A pretty reliable rule when you’re dealing with what passes for journalism these days is that any headline containing a question mark generally warrants an answer somewhere between “probably not” and “of course bloody not”.
For example, a recent article in the Daily Mail, the anglosphere’s most terrible “news”paper, carried the headline:
“Has Nasa’s Curiosity rover spotted a UFO on MARS? Rover images reveals conical object streaking through the sky”
The answer to that question is, of course, “no” – if you interpret the term ‘UFO’ as the British media generally does: as a synonym for ‘alien spaceship’.
If you take ‘UFO’ to mean what it actually means – “Unidentifed Flying Object” – then the answer is “yes”; but in that case, the question is unnecessary. There’s clearly something in the sky; it’s apparently unidentified, making it a UFO. But that’s so self-evident that the question “has Curiosity spotted a UFO” wouldn’t need asking; and certainly wouldn’t merit a comically grave-sounding article in a newspaper that loves to pretend it should be taken seriously (and is taken seriously by a regrettably large number of people).
This particular item, which is doing the rounds on Social Media as proof of alien activity on Mars, shows this image:
|Circled: Obvious aliens.|
That right there? That’s a UFO. Straight up; no messing. No argument. It appears to be flying, and we don’t know what it is. So it’s an Unidentified Flying Object.
Says Britain’s worst newspaper:
“In the image, a bright object can been seen appearing to leave a trail in the Martian sky.”
Well, yeah. Still no complaints from me.
“The video, posted by prolific UFO hunter Streetcap1 uses an image stored on Nasa’s servers.
‘Enlargement of the object reveals a spherical top cone, a rounded center mass and what looks like some kind of propellant ejecting from its tail,’ the Bublews site claims.”
Sweet Auntie Agatha. “Prolific UFO hunter Streetcap1”? That’s the Mail’s standards for sources these days? Some conspiracy nut on YouTube?
I shouldn’t be surprised. This is the same disingenuous rag that, as part of its occasional campaign against paganism, regularly quotes one or more sources as saying that pagans are religiously obliged to dance round gravestones at night, drink “the honey wine mead”, and indulge in “unabashed sexuality and promiscuity”. The Mail doesn’t even bother to identify those sources, despite using the quotes in numerous articles; presumably because the claims emerged from the fevered, outrage-addled imaginings of Mail staffers. Well, apart from the mead bit, I guess. That’s actually quite nice.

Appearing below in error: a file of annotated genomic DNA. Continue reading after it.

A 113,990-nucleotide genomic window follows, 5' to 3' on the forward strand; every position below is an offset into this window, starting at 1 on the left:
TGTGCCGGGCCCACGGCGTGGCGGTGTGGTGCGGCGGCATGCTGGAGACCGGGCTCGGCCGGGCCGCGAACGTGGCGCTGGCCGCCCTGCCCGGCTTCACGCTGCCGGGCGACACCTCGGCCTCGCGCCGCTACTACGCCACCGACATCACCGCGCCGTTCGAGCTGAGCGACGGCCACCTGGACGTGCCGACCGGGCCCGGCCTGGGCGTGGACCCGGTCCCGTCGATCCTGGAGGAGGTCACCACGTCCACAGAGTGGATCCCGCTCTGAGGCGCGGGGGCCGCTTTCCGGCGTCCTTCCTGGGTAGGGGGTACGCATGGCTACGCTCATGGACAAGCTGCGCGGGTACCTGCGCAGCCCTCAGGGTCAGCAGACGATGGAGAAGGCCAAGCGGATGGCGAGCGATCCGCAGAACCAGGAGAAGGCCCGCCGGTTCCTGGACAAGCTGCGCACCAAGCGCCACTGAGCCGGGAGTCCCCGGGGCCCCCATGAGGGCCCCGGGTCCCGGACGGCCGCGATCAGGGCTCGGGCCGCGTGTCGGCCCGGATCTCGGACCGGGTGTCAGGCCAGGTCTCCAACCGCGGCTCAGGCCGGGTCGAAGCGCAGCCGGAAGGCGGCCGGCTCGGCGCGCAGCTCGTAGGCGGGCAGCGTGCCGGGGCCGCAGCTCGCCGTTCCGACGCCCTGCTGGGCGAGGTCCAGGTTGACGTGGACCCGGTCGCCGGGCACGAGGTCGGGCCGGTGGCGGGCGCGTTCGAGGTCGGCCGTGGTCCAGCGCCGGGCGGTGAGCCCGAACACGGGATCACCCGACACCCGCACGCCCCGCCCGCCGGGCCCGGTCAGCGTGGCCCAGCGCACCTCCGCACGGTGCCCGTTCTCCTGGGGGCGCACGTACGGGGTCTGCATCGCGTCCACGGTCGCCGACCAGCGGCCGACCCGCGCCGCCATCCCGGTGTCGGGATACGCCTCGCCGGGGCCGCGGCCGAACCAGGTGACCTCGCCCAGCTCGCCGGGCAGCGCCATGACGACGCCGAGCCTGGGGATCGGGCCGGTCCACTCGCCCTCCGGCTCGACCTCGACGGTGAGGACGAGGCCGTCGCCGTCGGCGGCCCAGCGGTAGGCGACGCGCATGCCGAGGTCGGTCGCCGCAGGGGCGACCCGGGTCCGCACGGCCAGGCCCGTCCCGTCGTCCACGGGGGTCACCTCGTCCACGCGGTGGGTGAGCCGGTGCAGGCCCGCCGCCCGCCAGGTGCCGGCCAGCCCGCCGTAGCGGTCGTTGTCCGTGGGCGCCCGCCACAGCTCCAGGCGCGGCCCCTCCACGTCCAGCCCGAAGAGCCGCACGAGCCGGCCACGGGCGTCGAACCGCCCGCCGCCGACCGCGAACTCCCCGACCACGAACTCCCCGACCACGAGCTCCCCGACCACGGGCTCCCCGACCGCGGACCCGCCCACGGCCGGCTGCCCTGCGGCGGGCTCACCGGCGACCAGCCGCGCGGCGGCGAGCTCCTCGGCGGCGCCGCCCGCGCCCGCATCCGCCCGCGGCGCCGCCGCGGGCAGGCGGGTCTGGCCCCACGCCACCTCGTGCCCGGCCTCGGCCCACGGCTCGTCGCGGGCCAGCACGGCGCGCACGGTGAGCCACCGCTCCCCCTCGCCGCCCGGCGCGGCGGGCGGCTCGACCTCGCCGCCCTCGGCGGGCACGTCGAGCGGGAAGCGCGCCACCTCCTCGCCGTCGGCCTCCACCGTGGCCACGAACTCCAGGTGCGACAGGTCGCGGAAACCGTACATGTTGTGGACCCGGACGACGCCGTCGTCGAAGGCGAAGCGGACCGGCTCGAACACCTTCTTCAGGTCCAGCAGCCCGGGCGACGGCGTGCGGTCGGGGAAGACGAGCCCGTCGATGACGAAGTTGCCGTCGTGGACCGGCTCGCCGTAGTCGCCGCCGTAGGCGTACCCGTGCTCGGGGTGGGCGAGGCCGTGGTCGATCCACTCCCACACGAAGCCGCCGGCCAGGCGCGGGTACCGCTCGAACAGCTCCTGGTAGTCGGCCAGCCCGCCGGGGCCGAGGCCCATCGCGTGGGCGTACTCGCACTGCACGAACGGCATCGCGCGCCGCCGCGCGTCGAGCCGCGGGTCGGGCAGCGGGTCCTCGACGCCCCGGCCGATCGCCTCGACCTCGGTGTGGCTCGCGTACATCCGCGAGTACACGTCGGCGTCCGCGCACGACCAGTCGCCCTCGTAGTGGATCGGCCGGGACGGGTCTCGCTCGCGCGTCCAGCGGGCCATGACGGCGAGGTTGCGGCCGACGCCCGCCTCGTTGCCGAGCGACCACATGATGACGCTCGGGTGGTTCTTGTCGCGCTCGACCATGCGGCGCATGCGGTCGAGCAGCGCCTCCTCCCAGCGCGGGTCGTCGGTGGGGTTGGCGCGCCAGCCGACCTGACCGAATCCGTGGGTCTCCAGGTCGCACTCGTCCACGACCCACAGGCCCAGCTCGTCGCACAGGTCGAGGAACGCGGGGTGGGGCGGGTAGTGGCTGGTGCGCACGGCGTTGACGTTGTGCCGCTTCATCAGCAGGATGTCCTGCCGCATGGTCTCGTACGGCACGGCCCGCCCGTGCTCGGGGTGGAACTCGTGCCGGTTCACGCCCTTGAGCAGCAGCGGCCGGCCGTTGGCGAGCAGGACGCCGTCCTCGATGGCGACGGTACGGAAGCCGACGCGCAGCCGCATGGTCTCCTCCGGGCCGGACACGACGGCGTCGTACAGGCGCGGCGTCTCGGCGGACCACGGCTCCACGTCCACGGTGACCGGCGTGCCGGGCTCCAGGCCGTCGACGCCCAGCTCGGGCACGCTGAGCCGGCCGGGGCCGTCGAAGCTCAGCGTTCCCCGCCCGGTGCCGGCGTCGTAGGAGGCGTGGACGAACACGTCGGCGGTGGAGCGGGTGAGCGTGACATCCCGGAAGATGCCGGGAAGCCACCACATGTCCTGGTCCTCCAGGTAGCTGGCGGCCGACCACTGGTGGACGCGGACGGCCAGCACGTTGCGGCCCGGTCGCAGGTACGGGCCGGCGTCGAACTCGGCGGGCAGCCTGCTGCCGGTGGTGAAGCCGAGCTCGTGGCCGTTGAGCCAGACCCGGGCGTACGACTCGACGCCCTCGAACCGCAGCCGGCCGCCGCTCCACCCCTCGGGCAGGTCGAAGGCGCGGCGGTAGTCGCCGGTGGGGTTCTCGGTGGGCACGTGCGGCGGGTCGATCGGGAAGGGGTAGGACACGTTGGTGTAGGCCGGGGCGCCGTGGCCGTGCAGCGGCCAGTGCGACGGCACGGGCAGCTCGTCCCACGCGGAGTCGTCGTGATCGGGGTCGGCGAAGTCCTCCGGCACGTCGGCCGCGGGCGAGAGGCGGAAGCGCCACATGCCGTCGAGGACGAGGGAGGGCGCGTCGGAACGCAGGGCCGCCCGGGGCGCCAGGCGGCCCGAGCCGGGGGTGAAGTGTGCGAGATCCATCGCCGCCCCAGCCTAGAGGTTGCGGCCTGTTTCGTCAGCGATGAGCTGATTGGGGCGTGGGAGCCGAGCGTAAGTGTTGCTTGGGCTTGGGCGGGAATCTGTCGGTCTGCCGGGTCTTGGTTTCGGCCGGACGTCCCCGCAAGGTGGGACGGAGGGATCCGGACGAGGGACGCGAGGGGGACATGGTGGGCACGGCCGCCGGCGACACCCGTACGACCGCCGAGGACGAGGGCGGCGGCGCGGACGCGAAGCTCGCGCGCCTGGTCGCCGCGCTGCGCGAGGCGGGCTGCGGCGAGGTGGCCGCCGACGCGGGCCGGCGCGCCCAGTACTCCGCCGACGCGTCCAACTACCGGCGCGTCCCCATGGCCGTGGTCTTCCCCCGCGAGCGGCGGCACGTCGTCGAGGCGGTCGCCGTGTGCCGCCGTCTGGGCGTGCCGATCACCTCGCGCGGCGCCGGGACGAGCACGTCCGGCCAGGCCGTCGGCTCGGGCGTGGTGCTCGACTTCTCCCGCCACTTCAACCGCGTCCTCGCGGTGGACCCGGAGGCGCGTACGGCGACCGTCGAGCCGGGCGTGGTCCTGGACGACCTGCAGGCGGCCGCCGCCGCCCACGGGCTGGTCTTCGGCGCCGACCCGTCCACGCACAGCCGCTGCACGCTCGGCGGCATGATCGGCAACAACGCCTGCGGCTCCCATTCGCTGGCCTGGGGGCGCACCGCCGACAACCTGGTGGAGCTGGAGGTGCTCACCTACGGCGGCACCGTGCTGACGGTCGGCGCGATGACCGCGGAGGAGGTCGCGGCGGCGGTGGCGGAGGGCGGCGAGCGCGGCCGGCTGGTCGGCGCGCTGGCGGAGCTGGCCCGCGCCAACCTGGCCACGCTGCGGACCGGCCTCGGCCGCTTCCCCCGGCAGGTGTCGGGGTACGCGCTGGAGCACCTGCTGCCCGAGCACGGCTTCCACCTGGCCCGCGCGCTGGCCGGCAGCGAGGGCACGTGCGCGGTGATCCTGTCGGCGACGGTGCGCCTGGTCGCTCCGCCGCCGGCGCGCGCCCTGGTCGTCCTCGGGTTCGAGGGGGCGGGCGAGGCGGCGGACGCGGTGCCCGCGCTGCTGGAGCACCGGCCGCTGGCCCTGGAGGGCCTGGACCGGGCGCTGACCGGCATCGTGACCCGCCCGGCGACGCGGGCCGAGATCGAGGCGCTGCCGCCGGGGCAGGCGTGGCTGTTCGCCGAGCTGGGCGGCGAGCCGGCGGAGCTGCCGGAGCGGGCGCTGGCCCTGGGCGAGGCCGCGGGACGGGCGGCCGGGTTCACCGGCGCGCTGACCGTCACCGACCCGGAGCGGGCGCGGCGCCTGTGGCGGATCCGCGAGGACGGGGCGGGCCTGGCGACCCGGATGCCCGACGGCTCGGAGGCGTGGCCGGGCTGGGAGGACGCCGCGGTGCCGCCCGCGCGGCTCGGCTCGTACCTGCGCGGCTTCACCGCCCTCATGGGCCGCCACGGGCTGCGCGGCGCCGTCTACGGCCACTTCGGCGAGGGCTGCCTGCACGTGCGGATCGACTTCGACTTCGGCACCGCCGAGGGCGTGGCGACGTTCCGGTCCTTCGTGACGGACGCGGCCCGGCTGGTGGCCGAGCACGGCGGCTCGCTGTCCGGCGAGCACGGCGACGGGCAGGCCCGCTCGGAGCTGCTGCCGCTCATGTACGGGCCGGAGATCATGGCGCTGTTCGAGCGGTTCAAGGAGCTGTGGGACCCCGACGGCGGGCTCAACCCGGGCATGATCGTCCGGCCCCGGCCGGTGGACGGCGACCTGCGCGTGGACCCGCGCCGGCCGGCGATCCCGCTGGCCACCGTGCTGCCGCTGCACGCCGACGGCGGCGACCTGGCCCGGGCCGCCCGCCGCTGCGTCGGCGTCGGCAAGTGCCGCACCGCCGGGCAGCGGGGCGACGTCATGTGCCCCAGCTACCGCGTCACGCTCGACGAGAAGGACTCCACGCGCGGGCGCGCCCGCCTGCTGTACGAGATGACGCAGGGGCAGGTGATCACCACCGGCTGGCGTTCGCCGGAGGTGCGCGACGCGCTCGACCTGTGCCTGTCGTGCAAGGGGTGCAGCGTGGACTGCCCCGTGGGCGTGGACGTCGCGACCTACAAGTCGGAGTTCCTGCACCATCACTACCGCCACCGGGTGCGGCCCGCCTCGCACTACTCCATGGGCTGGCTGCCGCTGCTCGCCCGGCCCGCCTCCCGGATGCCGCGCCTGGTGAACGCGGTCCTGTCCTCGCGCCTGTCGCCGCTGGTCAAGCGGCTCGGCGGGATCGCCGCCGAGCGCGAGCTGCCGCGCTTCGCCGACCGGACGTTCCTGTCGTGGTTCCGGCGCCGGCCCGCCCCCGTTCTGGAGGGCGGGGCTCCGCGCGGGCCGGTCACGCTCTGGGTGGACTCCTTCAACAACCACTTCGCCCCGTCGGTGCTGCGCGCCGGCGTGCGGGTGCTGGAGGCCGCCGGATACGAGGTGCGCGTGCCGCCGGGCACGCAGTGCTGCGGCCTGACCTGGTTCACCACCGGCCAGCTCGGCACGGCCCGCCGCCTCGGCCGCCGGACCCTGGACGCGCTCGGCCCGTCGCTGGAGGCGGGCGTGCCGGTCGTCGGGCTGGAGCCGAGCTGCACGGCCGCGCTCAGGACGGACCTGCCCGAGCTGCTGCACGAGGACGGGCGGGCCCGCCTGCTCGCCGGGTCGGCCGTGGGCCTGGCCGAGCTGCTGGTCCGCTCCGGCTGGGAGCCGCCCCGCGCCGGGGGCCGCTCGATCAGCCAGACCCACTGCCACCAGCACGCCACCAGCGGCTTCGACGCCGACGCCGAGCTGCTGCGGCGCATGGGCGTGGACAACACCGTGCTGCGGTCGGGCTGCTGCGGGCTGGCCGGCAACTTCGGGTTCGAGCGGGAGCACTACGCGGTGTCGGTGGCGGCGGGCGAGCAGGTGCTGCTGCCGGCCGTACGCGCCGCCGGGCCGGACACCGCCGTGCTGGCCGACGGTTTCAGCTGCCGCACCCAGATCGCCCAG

Anyway, still – as every good conspiracy theorist knows, if something looks as though it could be aliens, the burden of proof, quite logically, lies on those claiming that it’s not aliens to prove their case. If they can’t prove it’s not aliens, then it must be aliens. And if they can prove it’s not aliens, then they’re clearly in on the conspiracy and everything they say should be considered proof that it is, in fact, aliens.
Meanwhile, in the real world, of course it’s not possible to prove that this object isn’t an alien spaceship.
But realistically? It’s infinitely more likely to be a meteor. The Mail deflects this suggestion by quoting another conspiracy theorist, who dismisses this probability on the most bizarrely flimsy reasoning imaginable:
“One Youtube commenter points this out, saying ‘I’m sure they will have a meteor excuse but the trail says otherwise.'”
“The trail says otherwise”? As in, meteors don’t have trails? I can only assume this is someone who’s heard ‘meteor’ defined as ‘a rock that falls from the sky’, and has never actually seen one, and reasons that rocks lying on the ground don’t leave trails, so rocks in the sky shouldn’t have them either.
|Nope. No trail there.|
‘Meteor’, in this case, isn’t an excuse. It’s simply what’s most likely to be shown in that photo.
Mars, like the Moon, is a funny old place. It’s hard to overstate the peculiar characteristics of these truly alien environments. As tempting as it is to assume that what happens on Earth will happen in the same way with the same effect on Mars, the truth is that very little works in quite the same way. Light doesn’t look the same; sound doesn’t sound the same; the air’s different and moves differently; and gravity acts differently too. For example, you know what colour Mars is, right? It’s red, yes? We can see it’s red in the night sky. And you’ve seen pictures from the landers and probes that prove it’s red. A sort of sandy, red-beige sort of colour. Like this:
Answer: we don’t know for sure. We’ve a pretty good idea – it is red, broadly speaking, and probably similar to the piccie above; but we can’t be entirely sure because these remote cameras all use false-colour imaging to transmit their pictures back to Earth in layers of distinct wavelengths. These layers then have to be processed here on Earth and colour-corrected; which means there may well be considerable variation between what we might see on a computer screen on Earth, and what we might see if we actually stood on the surface of Mars and looked at it directly.
We’ve got a little robot trundling around taking pictures of another freaking planet. Why is this not exciting enough for you on its own, that you have to crowbar cheap Weekly World News bullshit in there as well?